succotash

[suhk-uh-tash]

Origin of succotash

1745–55, Americanism; < Narragansett (E spelling) msíckquatash boiled whole kernels of corn (cognate with Eastern Abenaki (French spelling) mesikoutar, equivalent to Proto-Algonquian *mes- whole + *-i·nkw- eye (hence, kernel) + *-ete·- be cooked (+ -w-) + *-ali plural suffix)
Dictionary.com Unabridged Based on the Random House Unabridged Dictionary, © Random House, Inc. 2018

Examples from the Web for succotash

Historical Examples of succotash

  • Our word "succotash" we now apply to corn cooked with beans.

  • By following in his footsteps we learned about succotash and hominy.

    Cobb's Bill-of-Fare

    Irvin Shrewsbury Cobb

  • No, mamma, not for making the garden, but to buy a package of succotash seed.

  • He sat staring out upon the front yard, and he was in reality thinking, with pleasant anticipations, of the succotash.

    The Shoulders of Atlas

    Mary E. Wilkins Freeman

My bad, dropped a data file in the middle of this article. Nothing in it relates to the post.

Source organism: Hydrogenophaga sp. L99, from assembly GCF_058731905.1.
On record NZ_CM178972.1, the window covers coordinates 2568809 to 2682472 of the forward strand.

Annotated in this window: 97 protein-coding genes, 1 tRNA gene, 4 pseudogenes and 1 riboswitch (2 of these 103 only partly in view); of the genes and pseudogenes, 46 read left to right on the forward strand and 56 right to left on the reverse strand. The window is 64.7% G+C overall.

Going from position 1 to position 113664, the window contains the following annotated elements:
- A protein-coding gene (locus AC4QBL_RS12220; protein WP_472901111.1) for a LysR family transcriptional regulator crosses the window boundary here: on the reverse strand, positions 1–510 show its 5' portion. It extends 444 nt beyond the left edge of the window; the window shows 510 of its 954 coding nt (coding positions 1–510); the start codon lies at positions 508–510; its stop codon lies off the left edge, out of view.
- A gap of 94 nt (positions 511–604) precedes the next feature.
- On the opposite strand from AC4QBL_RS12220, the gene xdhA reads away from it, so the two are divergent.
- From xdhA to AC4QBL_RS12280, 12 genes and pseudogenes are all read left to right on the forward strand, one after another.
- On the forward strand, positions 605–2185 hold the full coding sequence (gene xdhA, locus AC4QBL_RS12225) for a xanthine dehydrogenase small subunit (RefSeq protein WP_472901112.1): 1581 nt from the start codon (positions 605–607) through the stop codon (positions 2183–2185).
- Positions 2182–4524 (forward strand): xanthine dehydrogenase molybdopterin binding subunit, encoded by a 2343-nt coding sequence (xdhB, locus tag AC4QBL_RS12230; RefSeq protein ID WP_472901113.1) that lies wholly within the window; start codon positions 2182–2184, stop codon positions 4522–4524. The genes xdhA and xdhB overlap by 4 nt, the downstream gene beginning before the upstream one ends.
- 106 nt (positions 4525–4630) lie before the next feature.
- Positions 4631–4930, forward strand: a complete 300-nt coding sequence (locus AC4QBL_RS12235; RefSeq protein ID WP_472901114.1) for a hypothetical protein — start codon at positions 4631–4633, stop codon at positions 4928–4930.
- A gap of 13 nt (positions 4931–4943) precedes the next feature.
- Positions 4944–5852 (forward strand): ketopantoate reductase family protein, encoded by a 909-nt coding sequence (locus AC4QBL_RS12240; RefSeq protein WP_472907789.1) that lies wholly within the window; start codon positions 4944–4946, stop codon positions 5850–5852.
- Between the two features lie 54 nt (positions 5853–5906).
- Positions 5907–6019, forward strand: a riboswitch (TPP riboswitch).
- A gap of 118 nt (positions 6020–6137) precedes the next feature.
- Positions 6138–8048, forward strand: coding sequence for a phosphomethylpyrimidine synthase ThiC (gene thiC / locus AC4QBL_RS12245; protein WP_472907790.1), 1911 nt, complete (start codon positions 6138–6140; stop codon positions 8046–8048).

• Boil one yellow turnip (or two white turnips), and six potatoes; when done add to succotash.


British Dictionary definitions for succotash

succotash

noun
  1. US and Canadian a mixture of cooked sweet corn kernels and lima beans, served as a vegetable

Word Origin for succotash

C18: from Narraganset msiquatash, literally: broken pieces
Collins English Dictionary - Complete & Unabridged 2012 Digital Edition © William Collins Sons & Co. Ltd. 1979, 1986 © HarperCollins Publishers 1998, 2000, 2003, 2005, 2006, 2007, 2009, 2012

Word Origin and History for succotash
n.

1751, from Narragansett (Algonquian) misickqatash "ear of corn," "of which divergent evolutions are given" [OED].

Online Etymology Dictionary, © 2010 Douglas Harper